E-ver­ify job-check sys­tem is un­der­uti­lized, agency says

The Washington Times Daily - - Politics - BY STEPHEN DINAN

U.S. im­mi­gra­tion ser­vices have the ca­pac­ity to han­dle ad­di­tional re­quests if more states man­date that busi­nesses use E-ver­ify — the gov­ern­ment’s vol­un­tary sys­tem to check em­ploy­ees’ le­gal sta­tus — but would need time to ac­com­mo­date a na­tion­wide pro­gram, the agency’s di­rec­tor said Thurs­day.

“We have the ca­pac­ity cur­rently to process far more queries than we cur­rently han­dle. And so we can right now han­dle the ex­pan­sion of E-ver­ify to ad­di­tional states. But if it was man­dated across the coun­try, it would take us some time to ramp up for that ex­po­nen­tially greater vol­ume,” said Ale­jan­dro May­orkas, di­rec­tor of U.S. Cit­i­zen­ship and Im­mi­gra­tion Ser­vices, the agency that han­dles le­gal­im­mi­gra­tion ben­e­fits.

E-ver­ify al­lows em­ploy­ers to check names against in­for­ma­tion from the So­cial Se­cu­rity data­base to see whether po­ten­tial new hires are au­tho­rized to work in the U.S.

It is cur­rently vol­un­tary un­der fed­eral law, but four states have passed manda­tory E-ver­ify laws for all their busi­nesses: Ari­zona, South Carolina, Alabama and Mis­sis­sippi.

The Supreme Court has up­held the Ari­zona law, turn­ing back a chal­lenge from the Obama ad­min­is­tra­tion.

An ad­di­tional 13 states re­quire state agen­cies, gov­ern­ment con­trac­tors, or both, to run their em­ploy­ees through the sys­tem, ac­cord­ing to Num­ber­susa, a group that lob­bies for stricter im­mi­gra­tion lim­its. E-ver­ify leg­is­la­tion has been in­tro­duced in a hand­ful of other states as well.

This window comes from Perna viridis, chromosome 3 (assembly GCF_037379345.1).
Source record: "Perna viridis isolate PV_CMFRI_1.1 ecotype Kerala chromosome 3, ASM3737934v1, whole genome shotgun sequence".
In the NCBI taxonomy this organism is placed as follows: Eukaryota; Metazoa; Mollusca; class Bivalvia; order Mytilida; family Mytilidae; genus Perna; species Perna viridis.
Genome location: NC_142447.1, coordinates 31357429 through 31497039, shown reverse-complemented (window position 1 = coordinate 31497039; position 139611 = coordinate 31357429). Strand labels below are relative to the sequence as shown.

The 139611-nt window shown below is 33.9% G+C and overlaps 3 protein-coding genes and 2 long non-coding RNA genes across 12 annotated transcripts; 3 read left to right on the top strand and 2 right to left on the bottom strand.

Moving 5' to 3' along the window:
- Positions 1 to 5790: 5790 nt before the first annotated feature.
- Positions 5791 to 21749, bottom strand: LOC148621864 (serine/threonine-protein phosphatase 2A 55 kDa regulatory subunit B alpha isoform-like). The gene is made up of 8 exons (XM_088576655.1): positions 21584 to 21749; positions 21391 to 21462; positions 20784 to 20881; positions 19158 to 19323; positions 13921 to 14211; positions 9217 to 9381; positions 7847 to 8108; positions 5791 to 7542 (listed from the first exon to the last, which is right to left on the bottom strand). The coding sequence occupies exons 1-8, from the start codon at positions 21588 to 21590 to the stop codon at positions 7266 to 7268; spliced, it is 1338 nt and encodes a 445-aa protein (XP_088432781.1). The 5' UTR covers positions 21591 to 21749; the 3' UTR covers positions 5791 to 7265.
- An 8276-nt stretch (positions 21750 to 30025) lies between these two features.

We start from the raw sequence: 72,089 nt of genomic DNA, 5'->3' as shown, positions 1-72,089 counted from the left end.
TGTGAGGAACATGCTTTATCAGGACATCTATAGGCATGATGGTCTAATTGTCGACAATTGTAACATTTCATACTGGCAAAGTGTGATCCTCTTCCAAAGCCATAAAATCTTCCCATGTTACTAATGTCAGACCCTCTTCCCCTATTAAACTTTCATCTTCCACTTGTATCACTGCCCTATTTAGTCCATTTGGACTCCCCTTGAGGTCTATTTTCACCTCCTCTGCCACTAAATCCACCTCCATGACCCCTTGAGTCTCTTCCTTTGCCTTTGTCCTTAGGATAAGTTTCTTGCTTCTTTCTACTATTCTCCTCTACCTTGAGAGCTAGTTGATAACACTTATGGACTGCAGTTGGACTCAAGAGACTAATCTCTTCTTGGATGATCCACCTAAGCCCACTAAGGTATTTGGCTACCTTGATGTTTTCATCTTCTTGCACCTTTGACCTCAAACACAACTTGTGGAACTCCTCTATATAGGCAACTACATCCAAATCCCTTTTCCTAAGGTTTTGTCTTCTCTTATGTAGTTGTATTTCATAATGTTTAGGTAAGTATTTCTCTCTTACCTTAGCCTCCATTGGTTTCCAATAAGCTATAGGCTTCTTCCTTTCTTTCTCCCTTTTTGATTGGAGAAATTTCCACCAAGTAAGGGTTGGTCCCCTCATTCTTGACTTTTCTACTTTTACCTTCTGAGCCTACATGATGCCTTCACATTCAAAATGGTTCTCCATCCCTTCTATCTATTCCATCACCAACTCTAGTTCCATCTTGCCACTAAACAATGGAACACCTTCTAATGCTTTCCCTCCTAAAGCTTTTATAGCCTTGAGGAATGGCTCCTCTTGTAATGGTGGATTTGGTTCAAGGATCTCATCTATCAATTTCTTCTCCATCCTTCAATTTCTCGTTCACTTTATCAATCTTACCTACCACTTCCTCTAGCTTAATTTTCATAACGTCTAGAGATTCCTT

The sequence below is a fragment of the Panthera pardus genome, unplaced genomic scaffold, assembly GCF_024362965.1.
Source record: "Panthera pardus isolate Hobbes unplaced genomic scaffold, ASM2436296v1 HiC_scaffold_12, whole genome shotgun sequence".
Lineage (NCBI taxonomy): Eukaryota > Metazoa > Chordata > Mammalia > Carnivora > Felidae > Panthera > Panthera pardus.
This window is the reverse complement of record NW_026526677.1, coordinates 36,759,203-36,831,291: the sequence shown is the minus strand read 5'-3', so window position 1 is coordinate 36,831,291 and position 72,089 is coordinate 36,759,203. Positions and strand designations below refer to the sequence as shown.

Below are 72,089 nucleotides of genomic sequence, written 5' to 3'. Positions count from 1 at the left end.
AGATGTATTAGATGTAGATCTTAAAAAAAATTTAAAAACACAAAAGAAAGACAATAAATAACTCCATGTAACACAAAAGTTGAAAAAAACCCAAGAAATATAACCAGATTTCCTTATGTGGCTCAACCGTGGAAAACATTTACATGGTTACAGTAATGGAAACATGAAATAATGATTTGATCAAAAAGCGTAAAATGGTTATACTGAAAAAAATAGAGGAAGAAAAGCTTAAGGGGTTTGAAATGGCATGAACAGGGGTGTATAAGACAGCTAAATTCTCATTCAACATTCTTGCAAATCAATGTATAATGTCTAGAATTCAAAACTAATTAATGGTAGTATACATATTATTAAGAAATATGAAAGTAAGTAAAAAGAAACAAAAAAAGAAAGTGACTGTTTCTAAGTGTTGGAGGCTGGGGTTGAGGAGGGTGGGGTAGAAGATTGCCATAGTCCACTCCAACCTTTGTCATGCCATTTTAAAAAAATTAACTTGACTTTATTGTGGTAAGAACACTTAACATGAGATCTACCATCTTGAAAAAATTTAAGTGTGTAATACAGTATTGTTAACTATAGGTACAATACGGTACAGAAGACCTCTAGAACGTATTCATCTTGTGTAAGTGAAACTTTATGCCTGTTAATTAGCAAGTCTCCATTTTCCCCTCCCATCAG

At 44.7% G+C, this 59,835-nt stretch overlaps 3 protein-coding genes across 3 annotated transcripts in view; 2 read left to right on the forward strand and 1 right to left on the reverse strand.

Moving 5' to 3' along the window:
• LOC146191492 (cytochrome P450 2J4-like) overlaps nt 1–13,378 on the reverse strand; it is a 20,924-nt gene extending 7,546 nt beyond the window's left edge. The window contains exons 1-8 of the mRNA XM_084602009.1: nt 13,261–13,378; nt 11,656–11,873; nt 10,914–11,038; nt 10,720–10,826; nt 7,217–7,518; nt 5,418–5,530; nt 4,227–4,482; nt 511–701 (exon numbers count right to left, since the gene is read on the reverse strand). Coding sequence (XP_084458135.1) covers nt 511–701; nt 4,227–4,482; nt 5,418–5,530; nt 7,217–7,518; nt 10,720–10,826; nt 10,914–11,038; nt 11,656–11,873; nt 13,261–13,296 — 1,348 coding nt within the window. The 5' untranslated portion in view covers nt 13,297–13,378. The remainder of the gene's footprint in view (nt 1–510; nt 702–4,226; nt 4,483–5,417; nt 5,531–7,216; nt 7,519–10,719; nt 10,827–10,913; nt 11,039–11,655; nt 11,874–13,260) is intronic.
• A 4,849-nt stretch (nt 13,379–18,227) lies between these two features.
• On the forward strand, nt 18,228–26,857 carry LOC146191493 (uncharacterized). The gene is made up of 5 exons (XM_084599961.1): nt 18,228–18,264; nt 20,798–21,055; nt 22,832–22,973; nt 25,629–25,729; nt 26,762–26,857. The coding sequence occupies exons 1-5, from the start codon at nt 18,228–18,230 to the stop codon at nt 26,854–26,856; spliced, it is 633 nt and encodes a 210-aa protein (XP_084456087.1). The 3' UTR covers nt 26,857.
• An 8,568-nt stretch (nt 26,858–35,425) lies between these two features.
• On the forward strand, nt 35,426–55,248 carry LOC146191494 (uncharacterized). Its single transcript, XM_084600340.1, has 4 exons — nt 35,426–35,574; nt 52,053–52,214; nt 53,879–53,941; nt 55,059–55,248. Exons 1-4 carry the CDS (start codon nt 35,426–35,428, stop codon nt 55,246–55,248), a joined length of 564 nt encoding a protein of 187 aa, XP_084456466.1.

But states where use is manda­tory have seen vary­ing lev­els of com­pli­ance. A Washington Times anal­y­sis of the logs of those signed up to use E-ver­ify shows a num­ber of busi­nesses in those states have failed to com­ply with their laws.

The Times last year even found a half-dozen U.S. sen­a­tors who weren’t com­ply­ing with the fed­eral law man­dat­ing all con­gres­sional of­fices use the sys­tem. All the of­fices signed up to use the sys­tem af­ter The Times’ in­ves­ti­ga­tion.

More than 17 mil­lion checks were run through the sys­tem in fis­cal year 2011.

House Ju­di­ciary Com­mit­tee Chair­man La­mar Smith has writ­ten a bill that would make E-ver­ify manda­tory for all new hires across the coun­try. The leg­is­la­tion passed out of his com­mit­tee last year, but has since stalled, ac­cord­ing to Re­pub­li­can lead­ers, who said it is mired in other com­mit­tees. Af­ter pass­ing Ju­di­ciary, the leg­is­la­tion was re­ferred to two other pan­els, which have not acted. An aide on the Ju­di­ciary panel said Mr. Smith’s leg­is­la­tion phases in the checks, which would give E-ver­ify a chance to ramp up. It also gives the Home­land Se­cu­rity sec­re­tary a waiver power to de­lay im­ple­men­ta­tion for six months.

As for ad­di­tional re­sources, the aide said, the ad­min­is­tra­tion could sub­mit any new needs to the Ap­pro­pri­a­tions Com­mit­tee.

Mr. May­orkas said he was “not in a po­si­tion to com­ment” on the House bill.

The agency ear­lier this year ex­panded a pi­lot pro­gram so that peo­ple across the county can now check them­selves to see whether the sys­tem says they are le­gal work­ers. Self-check­ing gives users a chance to clear up any po­ten­tial er­rors, such as a name change or im­mi­gra­tion-sta­tus up­date, that could de­lay ap­proval when they ap­ply for a job in the fu­ture.

Mr. May­orkas said 102,942 peo­ple had self­checked their sta­tus as of Thurs­day.

He spoke to re­porters as he laid out his agency’s pri­or­i­ties for 2012, in­clud­ing step­ping up ef­forts to combat fraud and try­ing to be more con­sis­tent in the de­ci­sions it makes on the 6 mil­lion to 7 mil­lion ap­pli­ca­tions for im­mi­gra­tion ben­e­fits it ad­ju­di­cates each year.

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